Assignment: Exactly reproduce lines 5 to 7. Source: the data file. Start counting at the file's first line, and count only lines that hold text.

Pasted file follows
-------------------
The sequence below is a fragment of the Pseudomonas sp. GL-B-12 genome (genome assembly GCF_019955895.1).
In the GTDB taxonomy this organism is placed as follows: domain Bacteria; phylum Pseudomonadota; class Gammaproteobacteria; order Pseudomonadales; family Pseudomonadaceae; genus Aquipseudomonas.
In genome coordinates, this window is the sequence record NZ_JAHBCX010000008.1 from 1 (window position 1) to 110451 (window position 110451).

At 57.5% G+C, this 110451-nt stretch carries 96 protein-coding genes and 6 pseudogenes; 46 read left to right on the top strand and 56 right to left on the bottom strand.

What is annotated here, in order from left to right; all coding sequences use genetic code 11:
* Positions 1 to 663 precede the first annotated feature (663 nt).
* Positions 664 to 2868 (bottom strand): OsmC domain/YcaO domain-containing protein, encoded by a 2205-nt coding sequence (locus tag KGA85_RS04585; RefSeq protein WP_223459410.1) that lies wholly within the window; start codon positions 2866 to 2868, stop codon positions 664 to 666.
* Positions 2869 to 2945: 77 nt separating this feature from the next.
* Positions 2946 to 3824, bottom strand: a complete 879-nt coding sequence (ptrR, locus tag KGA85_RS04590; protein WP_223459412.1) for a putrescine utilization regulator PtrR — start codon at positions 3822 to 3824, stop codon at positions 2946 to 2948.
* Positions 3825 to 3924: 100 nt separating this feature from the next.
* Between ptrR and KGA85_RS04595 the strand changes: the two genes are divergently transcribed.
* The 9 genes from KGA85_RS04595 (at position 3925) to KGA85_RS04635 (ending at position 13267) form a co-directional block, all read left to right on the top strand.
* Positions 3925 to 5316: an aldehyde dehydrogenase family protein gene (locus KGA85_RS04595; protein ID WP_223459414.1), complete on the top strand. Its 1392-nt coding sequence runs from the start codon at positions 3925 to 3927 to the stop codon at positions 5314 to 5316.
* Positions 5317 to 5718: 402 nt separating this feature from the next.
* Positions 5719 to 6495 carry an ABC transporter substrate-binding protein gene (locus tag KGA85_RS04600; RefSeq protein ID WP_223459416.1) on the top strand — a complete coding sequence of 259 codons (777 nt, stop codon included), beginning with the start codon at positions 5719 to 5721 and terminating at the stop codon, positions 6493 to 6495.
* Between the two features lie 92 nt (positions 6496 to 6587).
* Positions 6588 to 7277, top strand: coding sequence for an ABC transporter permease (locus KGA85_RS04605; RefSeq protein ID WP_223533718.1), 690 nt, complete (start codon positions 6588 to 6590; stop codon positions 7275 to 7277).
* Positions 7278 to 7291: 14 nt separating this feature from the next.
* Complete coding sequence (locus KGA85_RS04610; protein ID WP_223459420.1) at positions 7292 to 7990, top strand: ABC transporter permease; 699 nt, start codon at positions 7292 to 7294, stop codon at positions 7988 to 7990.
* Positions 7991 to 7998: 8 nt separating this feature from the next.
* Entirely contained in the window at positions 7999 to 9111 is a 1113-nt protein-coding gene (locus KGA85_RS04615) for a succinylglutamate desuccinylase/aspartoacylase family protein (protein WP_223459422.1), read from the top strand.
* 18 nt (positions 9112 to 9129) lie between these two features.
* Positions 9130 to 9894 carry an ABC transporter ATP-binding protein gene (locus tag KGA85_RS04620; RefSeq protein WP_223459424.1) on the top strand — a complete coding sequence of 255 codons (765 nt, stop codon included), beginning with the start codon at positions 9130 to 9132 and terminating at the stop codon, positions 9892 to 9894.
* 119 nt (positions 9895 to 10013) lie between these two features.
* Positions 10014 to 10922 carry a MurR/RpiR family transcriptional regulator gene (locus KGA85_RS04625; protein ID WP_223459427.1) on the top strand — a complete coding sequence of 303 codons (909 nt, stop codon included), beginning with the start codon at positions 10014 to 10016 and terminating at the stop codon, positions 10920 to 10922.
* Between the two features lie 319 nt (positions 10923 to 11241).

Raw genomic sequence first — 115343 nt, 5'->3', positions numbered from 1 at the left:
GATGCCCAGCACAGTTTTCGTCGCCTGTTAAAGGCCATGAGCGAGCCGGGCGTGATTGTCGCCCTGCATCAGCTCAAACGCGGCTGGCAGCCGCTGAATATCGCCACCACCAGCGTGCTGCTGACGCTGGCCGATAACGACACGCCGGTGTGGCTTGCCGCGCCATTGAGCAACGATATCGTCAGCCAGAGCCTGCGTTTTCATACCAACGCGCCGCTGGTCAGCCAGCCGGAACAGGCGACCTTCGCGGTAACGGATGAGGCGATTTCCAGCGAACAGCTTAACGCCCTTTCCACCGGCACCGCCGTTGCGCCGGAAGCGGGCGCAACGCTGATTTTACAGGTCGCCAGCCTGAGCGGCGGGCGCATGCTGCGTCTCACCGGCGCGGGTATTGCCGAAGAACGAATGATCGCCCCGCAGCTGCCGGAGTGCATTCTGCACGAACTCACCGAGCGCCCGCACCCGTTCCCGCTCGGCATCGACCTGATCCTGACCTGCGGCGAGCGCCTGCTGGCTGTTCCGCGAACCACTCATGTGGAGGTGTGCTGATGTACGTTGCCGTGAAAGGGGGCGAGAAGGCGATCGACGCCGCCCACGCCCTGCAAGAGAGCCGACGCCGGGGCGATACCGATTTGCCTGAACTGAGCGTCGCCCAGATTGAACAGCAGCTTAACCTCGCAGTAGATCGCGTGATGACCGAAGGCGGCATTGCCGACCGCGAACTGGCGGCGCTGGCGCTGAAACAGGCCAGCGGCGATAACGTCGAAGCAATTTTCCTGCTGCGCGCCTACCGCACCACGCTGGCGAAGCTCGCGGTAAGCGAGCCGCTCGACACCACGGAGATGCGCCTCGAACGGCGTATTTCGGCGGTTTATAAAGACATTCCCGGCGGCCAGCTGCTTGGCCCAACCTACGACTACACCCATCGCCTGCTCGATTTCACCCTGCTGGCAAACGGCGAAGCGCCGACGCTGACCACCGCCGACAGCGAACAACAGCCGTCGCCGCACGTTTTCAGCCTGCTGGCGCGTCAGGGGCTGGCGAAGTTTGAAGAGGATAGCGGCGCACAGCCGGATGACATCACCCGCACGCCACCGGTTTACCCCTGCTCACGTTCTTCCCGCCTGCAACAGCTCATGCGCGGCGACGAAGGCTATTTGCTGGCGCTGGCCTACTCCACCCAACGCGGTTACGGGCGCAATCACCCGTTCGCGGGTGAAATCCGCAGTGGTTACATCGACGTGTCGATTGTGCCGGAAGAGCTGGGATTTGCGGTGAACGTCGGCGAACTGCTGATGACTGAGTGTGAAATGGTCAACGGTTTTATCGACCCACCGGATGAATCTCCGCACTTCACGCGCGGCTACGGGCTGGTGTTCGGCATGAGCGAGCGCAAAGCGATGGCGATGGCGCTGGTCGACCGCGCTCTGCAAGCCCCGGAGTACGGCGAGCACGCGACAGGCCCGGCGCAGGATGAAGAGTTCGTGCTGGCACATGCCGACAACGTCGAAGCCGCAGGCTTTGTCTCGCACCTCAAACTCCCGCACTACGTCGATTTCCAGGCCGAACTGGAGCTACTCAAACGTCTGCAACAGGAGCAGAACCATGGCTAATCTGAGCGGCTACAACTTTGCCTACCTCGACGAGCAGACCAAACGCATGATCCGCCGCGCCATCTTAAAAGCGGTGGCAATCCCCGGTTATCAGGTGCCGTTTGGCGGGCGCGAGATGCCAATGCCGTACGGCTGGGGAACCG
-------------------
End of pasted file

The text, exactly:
What is annotated here, in order from left to right; all coding sequences use genetic code 11:
* Positions 1 to 663 precede the first annotated feature (663 nt).
* Positions 664 to 2868 (bottom strand): OsmC domain/YcaO domain-containing protein, encoded by a 2205-nt coding sequence (locus tag KGA85_RS04585; RefSeq protein WP_223459410.1) that lies wholly within the window; start codon positions 2866 to 2868, stop codon positions 664 to 666.